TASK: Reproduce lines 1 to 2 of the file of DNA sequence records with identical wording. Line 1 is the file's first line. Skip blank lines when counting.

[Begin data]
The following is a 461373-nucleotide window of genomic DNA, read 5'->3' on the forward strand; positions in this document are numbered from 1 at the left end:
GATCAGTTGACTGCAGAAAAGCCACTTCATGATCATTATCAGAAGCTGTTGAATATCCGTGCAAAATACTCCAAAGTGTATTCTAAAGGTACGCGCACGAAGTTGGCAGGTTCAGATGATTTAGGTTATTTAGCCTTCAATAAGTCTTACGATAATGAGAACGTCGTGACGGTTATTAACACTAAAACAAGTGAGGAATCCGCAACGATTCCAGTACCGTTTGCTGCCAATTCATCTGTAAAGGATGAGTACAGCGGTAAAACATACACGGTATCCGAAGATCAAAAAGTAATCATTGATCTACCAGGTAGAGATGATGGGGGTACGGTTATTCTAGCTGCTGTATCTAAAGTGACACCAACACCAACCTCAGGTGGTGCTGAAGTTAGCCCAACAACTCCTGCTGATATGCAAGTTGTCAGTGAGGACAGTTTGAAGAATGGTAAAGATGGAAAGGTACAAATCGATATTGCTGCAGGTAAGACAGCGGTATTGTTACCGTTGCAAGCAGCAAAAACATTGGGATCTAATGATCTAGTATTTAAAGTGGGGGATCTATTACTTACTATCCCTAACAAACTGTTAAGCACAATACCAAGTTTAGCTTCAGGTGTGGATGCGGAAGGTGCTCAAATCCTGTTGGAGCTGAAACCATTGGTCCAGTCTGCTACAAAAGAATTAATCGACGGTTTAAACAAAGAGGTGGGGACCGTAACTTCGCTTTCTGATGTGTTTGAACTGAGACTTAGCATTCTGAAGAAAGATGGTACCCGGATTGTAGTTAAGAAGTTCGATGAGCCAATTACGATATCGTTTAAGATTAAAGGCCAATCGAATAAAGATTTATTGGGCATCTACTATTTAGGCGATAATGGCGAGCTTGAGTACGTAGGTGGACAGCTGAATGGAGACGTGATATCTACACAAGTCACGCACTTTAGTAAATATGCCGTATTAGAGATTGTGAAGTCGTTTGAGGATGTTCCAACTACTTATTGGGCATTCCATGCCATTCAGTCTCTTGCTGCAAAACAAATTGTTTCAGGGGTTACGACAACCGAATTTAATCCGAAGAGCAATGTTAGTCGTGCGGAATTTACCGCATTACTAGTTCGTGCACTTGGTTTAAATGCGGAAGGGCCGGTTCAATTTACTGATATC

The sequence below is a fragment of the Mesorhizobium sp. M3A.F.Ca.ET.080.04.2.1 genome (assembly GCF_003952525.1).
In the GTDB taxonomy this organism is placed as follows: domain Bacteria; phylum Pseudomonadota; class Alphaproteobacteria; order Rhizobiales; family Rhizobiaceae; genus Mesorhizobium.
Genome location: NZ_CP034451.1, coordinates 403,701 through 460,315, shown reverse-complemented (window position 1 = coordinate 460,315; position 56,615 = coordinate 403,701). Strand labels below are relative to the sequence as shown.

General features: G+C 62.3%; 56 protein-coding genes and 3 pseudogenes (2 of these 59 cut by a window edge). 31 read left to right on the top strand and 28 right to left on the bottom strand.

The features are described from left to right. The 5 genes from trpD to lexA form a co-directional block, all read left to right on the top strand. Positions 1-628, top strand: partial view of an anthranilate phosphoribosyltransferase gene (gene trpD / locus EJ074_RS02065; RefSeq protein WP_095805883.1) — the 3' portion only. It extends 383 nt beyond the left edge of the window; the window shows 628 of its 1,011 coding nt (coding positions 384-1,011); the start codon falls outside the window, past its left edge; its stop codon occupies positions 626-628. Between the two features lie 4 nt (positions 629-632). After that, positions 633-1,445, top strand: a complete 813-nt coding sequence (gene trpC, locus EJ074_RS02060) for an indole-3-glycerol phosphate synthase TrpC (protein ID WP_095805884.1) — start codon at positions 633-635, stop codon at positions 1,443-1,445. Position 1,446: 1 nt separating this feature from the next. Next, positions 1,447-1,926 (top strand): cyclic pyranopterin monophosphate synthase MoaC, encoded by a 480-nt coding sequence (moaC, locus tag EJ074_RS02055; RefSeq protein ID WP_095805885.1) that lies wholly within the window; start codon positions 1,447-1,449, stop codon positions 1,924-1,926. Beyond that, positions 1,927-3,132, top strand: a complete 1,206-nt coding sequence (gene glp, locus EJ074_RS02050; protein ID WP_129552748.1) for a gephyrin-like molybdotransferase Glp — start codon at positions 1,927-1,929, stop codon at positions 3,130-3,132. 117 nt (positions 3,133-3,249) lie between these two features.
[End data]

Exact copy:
The following is a 461373-nucleotide window of genomic DNA, read 5'->3' on the forward strand; positions in this document are numbered from 1 at the left end:
GATCAGTTGACTGCAGAAAAGCCACTTCATGATCATTATCAGAAGCTGTTGAATATCCGTGCAAAATACTCCAAAGTGTATTCTAAAGGTACGCGCACGAAGTTGGCAGGTTCAGATGATTTAGGTTATTTAGCCTTCAATAAGTCTTACGATAATGAGAACGTCGTGACGGTTATTAACACTAAAACAAGTGAGGAATCCGCAACGATTCCAGTACCGTTTGCTGCCAATTCATCTGTAAAGGATGAGTACAGCGGTAAAACATACACGGTATCCGAAGATCAAAAAGTAATCATTGATCTACCAGGTAGAGATGATGGGGGTACGGTTATTCTAGCTGCTGTATCTAAAGTGACACCAACACCAACCTCAGGTGGTGCTGAAGTTAGCCCAACAACTCCTGCTGATATGCAAGTTGTCAGTGAGGACAGTTTGAAGAATGGTAAAGATGGAAAGGTACAAATCGATATTGCTGCAGGTAAGACAGCGGTATTGTTACCGTTGCAAGCAGCAAAAACATTGGGATCTAATGATCTAGTATTTAAAGTGGGGGATCTATTACTTACTATCCCTAACAAACTGTTAAGCACAATACCAAGTTTAGCTTCAGGTGTGGATGCGGAAGGTGCTCAAATCCTGTTGGAGCTGAAACCATTGGTCCAGTCTGCTACAAAAGAATTAATCGACGGTTTAAACAAAGAGGTGGGGACCGTAACTTCGCTTTCTGATGTGTTTGAACTGAGACTTAGCATTCTGAAGAAAGATGGTACCCGGATTGTAGTTAAGAAGTTCGATGAGCCAATTACGATATCGTTTAAGATTAAAGGCCAATCGAATAAAGATTTATTGGGCATCTACTATTTAGGCGATAATGGCGAGCTTGAGTACGTAGGTGGACAGCTGAATGGAGACGTGATATCTACACAAGTCACGCACTTTAGTAAATATGCCGTATTAGAGATTGTGAAGTCGTTTGAGGATGTTCCAACTACTTATTGGGCATTCCATGCCATTCAGTCTCTTGCTGCAAAACAAATTGTTTCAGGGGTTACGACAACCGAATTTAATCCGAAGAGCAATGTTAGTCGTGCGGAATTTACCGCATTACTAGTTCGTGCACTTGGTTTAAATGCGGAAGGGCCGGTTCAATTTACTGATATC